What do faculty do during academic sabbaticals?
It’s a question that crosses the minds of students when a new sabbatical exhibition debuts in the Galleries at Herron.
Traditionally, sabbaticals are one-year paid periods of leave enabling faculty members to pursue scholarly or creative pursuits that benefit their professional development, the school, and their students. The concept was introduced more than a century ago and was first offered by Harvard University in 1880. Since then, sabbaticals have become a sought-after pause in teaching for study, travel, rest, research, or all of the above.
Associate Professor Robert Horvath is Herron’s latest faculty member to return from sabbatical leave with an exhibition in the Basile Gallery. He spent four weeks conducting research and traveling around Europe, as well as eight months in the studio making new work for “Petit Mort,” which opens on November 29 and runs through December 20.
We recently caught up with Horvath and asked him to reflect on his sabbatical experience as well as what inspired him to create new oil paintings and digital compositions based on 18th-century figurative porcelain.
HERRON: Tell us about your academic sabbatical. What kinds of research went into making this new body of work?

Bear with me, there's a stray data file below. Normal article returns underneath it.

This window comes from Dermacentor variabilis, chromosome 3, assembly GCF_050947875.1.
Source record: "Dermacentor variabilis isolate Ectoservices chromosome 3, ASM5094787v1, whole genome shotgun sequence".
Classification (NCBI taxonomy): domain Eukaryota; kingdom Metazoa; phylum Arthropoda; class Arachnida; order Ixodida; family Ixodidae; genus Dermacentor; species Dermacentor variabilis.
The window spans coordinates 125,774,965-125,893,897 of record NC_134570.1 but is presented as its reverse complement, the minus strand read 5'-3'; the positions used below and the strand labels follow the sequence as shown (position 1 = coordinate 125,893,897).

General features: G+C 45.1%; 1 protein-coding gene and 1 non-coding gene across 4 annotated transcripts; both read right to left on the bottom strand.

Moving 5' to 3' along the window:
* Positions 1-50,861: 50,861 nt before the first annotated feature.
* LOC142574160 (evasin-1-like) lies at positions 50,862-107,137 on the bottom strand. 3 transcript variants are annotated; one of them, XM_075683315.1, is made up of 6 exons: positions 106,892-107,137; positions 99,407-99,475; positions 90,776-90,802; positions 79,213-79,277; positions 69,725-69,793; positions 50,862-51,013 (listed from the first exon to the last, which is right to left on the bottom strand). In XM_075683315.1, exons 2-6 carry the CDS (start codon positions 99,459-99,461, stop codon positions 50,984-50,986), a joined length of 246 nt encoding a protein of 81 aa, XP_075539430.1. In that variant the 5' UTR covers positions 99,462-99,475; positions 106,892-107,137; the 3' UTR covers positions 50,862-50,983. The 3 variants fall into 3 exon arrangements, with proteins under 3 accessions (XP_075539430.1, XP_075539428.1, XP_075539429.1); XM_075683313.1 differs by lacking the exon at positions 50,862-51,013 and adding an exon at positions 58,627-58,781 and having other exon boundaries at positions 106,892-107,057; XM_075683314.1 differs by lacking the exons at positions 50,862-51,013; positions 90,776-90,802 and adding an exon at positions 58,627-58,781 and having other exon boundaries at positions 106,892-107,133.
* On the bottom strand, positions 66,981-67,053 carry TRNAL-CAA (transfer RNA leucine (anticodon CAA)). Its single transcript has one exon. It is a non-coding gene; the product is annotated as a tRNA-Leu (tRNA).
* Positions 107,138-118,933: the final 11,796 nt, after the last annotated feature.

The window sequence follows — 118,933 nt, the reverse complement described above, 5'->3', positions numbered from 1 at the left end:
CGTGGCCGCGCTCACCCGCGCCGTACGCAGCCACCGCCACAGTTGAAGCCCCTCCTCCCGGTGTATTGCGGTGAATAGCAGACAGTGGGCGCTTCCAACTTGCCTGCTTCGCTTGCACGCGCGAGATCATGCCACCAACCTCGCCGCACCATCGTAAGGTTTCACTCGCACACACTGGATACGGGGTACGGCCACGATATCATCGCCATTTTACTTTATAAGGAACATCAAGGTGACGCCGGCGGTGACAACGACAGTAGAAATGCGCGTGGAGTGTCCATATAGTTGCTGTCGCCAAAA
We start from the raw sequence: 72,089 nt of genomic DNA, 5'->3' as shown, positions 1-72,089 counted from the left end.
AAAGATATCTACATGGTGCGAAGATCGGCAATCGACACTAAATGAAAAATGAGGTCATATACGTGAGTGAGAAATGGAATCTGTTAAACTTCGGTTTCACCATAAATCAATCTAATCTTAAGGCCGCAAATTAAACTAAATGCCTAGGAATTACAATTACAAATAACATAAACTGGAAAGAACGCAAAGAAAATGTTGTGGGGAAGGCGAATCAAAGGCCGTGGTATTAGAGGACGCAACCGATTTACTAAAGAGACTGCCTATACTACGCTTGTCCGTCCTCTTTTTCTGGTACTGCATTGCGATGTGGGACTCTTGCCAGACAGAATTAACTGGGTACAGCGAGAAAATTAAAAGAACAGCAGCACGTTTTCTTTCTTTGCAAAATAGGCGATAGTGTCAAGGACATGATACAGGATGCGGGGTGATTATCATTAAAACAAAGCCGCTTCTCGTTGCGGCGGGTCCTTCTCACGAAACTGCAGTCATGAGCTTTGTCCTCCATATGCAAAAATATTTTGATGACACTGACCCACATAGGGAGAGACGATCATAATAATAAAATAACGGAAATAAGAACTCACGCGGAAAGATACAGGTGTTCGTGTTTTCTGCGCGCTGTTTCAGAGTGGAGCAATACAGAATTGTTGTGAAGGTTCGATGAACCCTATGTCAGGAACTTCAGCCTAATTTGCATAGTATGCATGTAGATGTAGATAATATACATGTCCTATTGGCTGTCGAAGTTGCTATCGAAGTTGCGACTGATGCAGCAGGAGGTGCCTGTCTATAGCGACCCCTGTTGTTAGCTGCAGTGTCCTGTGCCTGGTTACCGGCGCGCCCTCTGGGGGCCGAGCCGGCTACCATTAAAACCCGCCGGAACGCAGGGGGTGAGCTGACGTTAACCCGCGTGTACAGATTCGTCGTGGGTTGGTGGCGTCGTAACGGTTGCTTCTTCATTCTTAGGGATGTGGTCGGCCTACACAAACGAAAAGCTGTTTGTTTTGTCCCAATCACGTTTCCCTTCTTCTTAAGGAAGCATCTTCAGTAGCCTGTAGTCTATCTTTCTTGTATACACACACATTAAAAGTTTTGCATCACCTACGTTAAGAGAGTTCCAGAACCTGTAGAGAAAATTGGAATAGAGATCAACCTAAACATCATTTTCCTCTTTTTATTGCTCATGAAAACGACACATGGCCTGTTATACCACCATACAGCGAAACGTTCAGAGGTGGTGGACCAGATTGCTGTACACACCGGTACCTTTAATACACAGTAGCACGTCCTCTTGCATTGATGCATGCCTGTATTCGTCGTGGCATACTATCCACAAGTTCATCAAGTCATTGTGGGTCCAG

ROBERT HORVATH: In the spring before my sabbatical began I was awarded a New Frontiers of Creativity and Scholarship Grant by Indiana University, which allowed me to purchase additional art materials, hire a studio assistant, and travel. In mid-march, I flew to Europe with the purpose of researching and generating visual recourses for digital collages and new paintings. I spent almost three weeks visiting museums and Rococo palaces. In May, I returned to Germany to complete my research of the Meissen Porcelain, which is my main focus of interest.
HERRON: How did you approach your sabbatical?
HORVATH: This was my first sabbatical. I was fortunate to receive a Creative Renewal Grant from the Indianapolis Arts Council to backpack in Asia and ended up taking two and a half months to travel around Dubai, India, Vietnam, Cambodia, and Thailand during the fall 2016 semester. It not only allowed me to rest my mind and satisfy my hunger for travel, but I also came back with fresh inspiration and new energy to work in my studio.
Between my travels, my daily routine was to work in the studio with very few interruptions. At first, it felt odd to wake up every morning and go to my studio with no other responsibilities except to be a full-time artist. However, I quickly realized that the new paintings would require a much greater amount of time than I had planned. I will not compromise on quality, so I had to recalibrate the expectations that I set for myself during the sabbatical.